But the story does not end here. Jane's doctor does all of the ordering, and he hit the ceiling when he found out the price of these two brands of nitrile gloves. Unfortunately, he did not understand that both Xceed and Ultraform packages have more gloves than a typical 100-count box -- 250 for Xceed and 300 for Ultraform, so the net cost is actually around 60 percent less than more traditional gloves. Additionally, nitrile gloves have a much lower failure rate from unexpected fabric tears, a feature that also lowers cost.
In addition to saving money and creating a healthier work environment for Jane, these gloves don't take additional storage space and are not adding as much bulk to the landfills, environmental considerations that are noteworthy. While eliminating the dermatitis was important in Jane's case, the biggest overall benefit of these two gloves has to do with hand safety.
Both versions were submitted to an independent laboratory that does ergonomic product testing. Both products have earned an ergonomic certification from New York-based US Ergonomics, a firm that specializes in testing products for ergonomic benefits. The company grants certification when a product "provides measurable ergonomic benefits to the anticipated users by improving comfort and fit and by minimizing the risk factors that may contribute to the development of ergonomic injuries." Both Xceed and Ultraform are made with very thin, stretchy nitrile that minimizes compression to the hand and significantly reduces stress to the thumb by allowing it to remain in its natural geometric plane, a significant benefit to any dental professional.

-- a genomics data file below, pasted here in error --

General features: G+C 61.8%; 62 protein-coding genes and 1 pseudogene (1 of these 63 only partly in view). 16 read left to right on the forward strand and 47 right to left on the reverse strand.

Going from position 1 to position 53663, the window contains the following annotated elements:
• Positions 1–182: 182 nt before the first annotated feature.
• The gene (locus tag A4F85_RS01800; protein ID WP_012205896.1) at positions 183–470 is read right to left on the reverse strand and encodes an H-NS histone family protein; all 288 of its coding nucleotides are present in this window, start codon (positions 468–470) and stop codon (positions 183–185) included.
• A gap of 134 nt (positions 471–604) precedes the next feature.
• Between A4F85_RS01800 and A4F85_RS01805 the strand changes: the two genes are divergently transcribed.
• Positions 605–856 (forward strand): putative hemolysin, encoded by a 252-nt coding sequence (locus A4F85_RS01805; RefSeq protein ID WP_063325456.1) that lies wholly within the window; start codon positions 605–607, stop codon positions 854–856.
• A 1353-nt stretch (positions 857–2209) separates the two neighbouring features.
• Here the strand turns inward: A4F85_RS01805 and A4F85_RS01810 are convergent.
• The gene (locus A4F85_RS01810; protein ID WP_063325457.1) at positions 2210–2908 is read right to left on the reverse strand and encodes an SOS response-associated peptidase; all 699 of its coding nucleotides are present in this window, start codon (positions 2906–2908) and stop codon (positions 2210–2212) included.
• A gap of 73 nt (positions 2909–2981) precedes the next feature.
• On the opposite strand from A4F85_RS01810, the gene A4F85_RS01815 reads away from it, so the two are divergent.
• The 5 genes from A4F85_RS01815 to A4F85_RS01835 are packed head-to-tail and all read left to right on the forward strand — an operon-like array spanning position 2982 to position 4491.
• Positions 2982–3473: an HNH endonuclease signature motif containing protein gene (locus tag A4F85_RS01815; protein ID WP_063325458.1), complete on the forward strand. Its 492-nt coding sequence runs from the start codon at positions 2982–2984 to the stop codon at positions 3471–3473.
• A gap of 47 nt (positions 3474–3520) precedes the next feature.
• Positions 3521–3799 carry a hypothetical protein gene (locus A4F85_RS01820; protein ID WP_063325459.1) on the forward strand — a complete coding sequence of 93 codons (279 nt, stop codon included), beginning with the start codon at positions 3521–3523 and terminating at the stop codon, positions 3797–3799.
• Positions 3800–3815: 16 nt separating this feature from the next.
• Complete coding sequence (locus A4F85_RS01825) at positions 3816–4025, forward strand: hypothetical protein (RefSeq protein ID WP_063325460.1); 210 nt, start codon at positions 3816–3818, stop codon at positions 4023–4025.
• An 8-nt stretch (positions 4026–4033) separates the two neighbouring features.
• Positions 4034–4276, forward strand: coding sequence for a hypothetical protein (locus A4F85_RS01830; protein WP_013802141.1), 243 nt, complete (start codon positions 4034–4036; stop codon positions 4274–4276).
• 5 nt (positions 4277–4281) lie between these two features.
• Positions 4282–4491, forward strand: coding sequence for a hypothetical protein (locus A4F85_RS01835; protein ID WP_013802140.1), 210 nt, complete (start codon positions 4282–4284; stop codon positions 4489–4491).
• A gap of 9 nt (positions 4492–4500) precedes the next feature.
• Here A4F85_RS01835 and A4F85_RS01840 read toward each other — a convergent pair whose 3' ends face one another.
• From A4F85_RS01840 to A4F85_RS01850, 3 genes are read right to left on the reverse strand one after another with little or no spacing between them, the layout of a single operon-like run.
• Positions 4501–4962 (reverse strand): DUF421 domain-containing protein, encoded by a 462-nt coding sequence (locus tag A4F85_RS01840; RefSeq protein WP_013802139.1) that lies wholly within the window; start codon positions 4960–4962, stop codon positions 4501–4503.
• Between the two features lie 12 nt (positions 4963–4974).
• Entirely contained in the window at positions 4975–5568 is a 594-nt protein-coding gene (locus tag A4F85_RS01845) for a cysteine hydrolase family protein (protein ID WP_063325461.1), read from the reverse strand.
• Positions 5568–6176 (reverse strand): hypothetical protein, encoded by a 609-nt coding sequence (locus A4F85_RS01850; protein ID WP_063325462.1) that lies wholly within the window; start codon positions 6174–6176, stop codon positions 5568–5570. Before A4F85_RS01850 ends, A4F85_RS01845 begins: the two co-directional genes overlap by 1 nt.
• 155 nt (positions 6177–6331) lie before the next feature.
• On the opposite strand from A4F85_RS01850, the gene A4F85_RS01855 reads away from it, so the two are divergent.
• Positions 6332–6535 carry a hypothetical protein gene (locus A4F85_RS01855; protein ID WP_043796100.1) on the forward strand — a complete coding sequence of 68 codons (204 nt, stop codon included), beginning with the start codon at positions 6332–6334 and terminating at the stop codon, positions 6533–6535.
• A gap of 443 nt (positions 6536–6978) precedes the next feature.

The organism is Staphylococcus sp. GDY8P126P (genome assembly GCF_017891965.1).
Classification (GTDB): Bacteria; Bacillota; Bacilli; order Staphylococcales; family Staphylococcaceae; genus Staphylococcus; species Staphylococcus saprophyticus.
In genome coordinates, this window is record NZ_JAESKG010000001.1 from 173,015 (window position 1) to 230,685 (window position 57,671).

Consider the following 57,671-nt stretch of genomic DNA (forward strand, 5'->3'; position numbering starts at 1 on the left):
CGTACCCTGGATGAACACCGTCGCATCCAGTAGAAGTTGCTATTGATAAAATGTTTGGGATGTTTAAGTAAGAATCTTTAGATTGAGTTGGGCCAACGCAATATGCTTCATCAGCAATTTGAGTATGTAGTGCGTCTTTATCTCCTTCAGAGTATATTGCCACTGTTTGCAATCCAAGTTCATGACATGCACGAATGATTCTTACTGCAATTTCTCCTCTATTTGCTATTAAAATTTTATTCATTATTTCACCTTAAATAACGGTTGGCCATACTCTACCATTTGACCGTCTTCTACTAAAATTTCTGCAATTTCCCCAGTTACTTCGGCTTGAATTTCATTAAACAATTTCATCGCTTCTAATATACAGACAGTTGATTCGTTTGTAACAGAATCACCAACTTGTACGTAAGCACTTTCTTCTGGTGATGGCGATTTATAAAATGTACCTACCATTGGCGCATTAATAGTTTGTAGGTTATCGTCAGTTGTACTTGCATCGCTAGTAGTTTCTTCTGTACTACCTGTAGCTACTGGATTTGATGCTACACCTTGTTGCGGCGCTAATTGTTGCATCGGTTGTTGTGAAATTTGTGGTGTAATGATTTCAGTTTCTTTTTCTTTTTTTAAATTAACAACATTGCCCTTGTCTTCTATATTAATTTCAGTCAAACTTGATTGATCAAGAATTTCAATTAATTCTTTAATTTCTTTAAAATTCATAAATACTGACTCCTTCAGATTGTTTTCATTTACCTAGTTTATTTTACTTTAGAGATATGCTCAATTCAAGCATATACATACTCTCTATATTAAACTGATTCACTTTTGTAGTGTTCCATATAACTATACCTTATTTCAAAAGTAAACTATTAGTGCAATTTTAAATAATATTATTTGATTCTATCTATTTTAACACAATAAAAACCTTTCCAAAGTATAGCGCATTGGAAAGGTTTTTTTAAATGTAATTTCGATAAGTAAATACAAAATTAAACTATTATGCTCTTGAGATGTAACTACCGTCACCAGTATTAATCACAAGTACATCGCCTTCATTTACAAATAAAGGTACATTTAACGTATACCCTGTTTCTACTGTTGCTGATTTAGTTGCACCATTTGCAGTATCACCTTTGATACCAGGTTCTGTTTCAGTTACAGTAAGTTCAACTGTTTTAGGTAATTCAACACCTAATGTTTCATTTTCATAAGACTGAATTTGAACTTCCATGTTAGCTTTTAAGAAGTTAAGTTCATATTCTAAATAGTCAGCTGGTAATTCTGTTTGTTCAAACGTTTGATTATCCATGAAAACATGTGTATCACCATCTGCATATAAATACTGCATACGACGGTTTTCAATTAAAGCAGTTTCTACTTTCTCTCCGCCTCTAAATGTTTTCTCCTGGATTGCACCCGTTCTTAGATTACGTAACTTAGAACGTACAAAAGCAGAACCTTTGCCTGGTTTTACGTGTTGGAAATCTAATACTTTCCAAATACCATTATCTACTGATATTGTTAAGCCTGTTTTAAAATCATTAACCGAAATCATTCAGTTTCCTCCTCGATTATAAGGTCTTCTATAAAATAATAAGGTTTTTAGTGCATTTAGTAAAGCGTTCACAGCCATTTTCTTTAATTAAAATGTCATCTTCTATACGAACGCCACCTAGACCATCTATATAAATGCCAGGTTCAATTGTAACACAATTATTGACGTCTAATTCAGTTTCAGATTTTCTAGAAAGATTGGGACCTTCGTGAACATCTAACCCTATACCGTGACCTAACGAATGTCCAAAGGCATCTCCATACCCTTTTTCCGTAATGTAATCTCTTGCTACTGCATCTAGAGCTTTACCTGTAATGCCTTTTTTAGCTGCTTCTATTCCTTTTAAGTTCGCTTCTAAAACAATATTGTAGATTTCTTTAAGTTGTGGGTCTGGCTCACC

While I haven't heard the final resolution from Jane, I urge any of you who are having glove issues to explore other brands. If you find a glove that fits and you meet resistance from someone in your office, step back and consider your own health. If you need to purchase your own gloves, just do it. Your personal safety and well-being are critical, as well as the cornerstone of your clinical comfort zone.
ANNE NUGENT GUIGNON, RDH, MPH, provides popular programs, including topics on biofilms, power driven scaling, ergonomics, hypersensitivity, and remineralization. Recipient of the 2004 Mentor of the Year Award and the 2009 ADHA Irene Newman Award, Anne has practiced clinical dental hygiene in Houston since 1971.
1. Centers for Disease Control and Prevention. Guideline for hand hygiene in health-care settings. MMWR 2002;51.
2. Gallagher R, Sunley K. Appropriate glove use in dermatitis prevention. Nursing Times; 108: 37, 12-14.
3. Larson E, Girard R, et al. Skin reactions related to hand hygiene and selection of hand hygiene products. Am J Infect Control. 2006 Dec;34(10):627-35.
4.Kampf G, Löffler H. Prevention of irritant contact dermatitis among health care workers by using evidence-based hand hygiene practices: a review. Ind Health. 2007 Oct;45(5):645-52.
5. Bissett L. Skin care: an essential component of hand hygiene and infection control.
Br J Nurs. 2007 Sep 13-27;16(16):976-81.
6. Callahan A, Baron E, et al. Winter season, frequent hand washing, and irritant patch test reactions to detergents are associated with hand dermatitis in health care workers.